When people think of the Wired—although most don’t—they imagine pain. It’s a given really, letting someone cut into a person’s head, hook them up to a machine? Of course there’s going to be pain. But the truth is you don’t remember any of this. You were out the entire time during the procedure, and you don’t feel anything afterwards. Not the thin cables running under your skin and into the base of your skull, or the data stem you are suspended to. Not the warm air against your face. Not your arms or your legs. Nothing at all.
Sometimes you think of pain with a degree of fondness. The way it would throb up your foot after you stubbed a toe, reminding you that it was still there. You’re not sure of that anymore. You’d been given assurances, naturally, before you signed on the dotted line. No harm would come to your body while you were Wired, you would be released at the end of your contract with a nice little nest egg to retire on. It would be like waking up from a dream. But they neglected to mention what kind of dream this would be, and it’s not like there’s anything you can do if promises are broken. Nobody’s waiting for you outside.
In a way, it is better than Before. No more nights sleeping on the street with a knife tucked into your sock, no more giving blow jobs to strangers in exchange for a sandwich. Except you don’t really sleep anymore. Sleep Mode is more akin to a doze, half of your awareness always engaged in making sure the air is being filtered and the lights are staying on, and while you expect that nutrients are coming to you somehow, you have no conscious awareness of waste coming in or out. But at least you’re never bored. It can be exhilarating, being everywhere at once—so long as you don’t think about how your influence ends at the door. You have the Internet at your metaphorical fingers twenty-four hours a day, hours of security footage, and an endless expanse of office emails to sift through. You’re not technically supposed to read these, but it’s a lot easier to hack the System when you are the System, and Security is more concerned with making sure you don’t lock all the doors and fuck up the air filters than they are with personal privacy and who’s sleeping with who.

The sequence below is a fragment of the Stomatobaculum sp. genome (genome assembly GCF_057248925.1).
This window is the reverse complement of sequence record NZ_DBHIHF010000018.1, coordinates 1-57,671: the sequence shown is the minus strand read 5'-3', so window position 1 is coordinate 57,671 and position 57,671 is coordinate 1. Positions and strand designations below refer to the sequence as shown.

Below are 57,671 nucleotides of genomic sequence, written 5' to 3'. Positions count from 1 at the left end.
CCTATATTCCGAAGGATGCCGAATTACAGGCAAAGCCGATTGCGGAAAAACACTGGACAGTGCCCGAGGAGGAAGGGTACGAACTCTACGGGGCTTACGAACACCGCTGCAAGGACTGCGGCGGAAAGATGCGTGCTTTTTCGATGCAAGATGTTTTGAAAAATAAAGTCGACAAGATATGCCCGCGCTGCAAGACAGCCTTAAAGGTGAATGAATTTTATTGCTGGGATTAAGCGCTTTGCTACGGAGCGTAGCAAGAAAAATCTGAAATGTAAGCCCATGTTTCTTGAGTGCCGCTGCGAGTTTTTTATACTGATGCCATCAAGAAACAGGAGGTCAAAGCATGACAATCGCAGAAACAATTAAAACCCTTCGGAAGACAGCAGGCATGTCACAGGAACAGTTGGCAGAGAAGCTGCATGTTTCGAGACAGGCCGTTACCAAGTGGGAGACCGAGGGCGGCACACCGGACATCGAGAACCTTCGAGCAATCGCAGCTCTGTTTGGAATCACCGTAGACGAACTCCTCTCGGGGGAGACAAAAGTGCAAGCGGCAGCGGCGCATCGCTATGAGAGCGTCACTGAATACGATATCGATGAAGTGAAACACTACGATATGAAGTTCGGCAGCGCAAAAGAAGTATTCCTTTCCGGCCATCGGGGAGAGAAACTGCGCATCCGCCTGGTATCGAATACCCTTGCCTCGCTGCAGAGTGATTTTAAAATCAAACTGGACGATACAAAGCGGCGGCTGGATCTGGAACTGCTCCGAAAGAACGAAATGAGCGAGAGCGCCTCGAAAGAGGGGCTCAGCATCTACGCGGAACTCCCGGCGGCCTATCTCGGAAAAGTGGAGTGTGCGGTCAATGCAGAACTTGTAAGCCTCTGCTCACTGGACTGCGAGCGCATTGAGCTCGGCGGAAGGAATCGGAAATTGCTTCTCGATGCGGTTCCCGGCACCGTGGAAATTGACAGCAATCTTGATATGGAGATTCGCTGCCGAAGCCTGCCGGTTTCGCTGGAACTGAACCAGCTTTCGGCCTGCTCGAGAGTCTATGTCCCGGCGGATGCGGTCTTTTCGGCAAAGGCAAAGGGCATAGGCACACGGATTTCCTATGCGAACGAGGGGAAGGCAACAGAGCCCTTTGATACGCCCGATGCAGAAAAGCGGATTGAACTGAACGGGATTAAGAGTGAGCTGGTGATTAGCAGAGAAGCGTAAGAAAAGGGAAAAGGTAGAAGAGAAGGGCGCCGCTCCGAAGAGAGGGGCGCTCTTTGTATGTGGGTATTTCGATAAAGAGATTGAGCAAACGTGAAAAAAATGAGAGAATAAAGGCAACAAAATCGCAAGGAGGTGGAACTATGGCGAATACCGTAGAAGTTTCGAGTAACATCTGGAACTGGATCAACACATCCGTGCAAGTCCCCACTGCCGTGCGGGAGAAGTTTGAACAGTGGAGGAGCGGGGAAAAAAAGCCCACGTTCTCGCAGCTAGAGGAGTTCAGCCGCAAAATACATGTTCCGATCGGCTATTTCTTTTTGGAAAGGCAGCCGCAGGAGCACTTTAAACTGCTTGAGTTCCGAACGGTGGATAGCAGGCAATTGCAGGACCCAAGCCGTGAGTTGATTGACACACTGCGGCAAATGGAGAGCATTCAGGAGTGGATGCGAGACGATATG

You’re not lacking in company, either. You’re not the only Wired, not for a business this size. The sheer flow of information would burst all the blood cells in your brain. There are hundreds in the network and you can transmit back and forth. Some of them are lucid, friendly even, but most have been in so long they can only speak in error messages and binary code. You try not to think about getting that low. You keep your file on hand and skim through it often, just to remind yourself of what you looked like. Age:26. Occupation: N/A. Address: Homeless. Synchronicity levels: 85%. Prime candidate.
You look into that boy’s eyes, staring sullenly at the cameras that would become an extension of yourself, and try to remember being him. It is getting harder all the time.
You feel the door to your enclosure open, the tingle of an electric card swipe, and it takes you a moment to narrow your focus and shift your brain to open your actual eyes—or what you hope are your eyes—that you so seldom get to use.
It’s a Technician, and you can see in the way he tries to look everywhere but at you that he is new. That, and only the newbies pull the graveyard shift. Only the most vital systems are operating, so there isn’t much to do except monitor your vitals and possibly clean your shit.
He is nervous, the way they all are initially. He is short, with brown curly hair that sticks up in cowlicks. Grey eyes, a mole behind his ear. You do a brief scan of personnel files, looking to match a name with a face. Ryan Morgan, age twenty-four with a degree in Bio-Programming. Young. Not only new to the Company, but new to the position. His hands shake as he goes through the standard protocols. For a moment, you are tempted to hold your breath so that the screens flash warning signals, just to scare him, but the momentary amusement is not worth the punishment that would certainly follow.
Eventually, his motions smooth out as he gets lost in the work. He begins to talk to himself as he types.
“Vitals look steady. Bit of a calcium deficiency. Definitely adjust the nutrient solution—”
It’s pleasant, hearing a voice. A nice change from the constant hum of machinery. The last overnight Tech never spoke. Occasionally, he would grunt in lieu of words, eyes never leaving his screen, which chiefly featured buxom twins rolling around in a plastic swimming pool. You don’t miss him.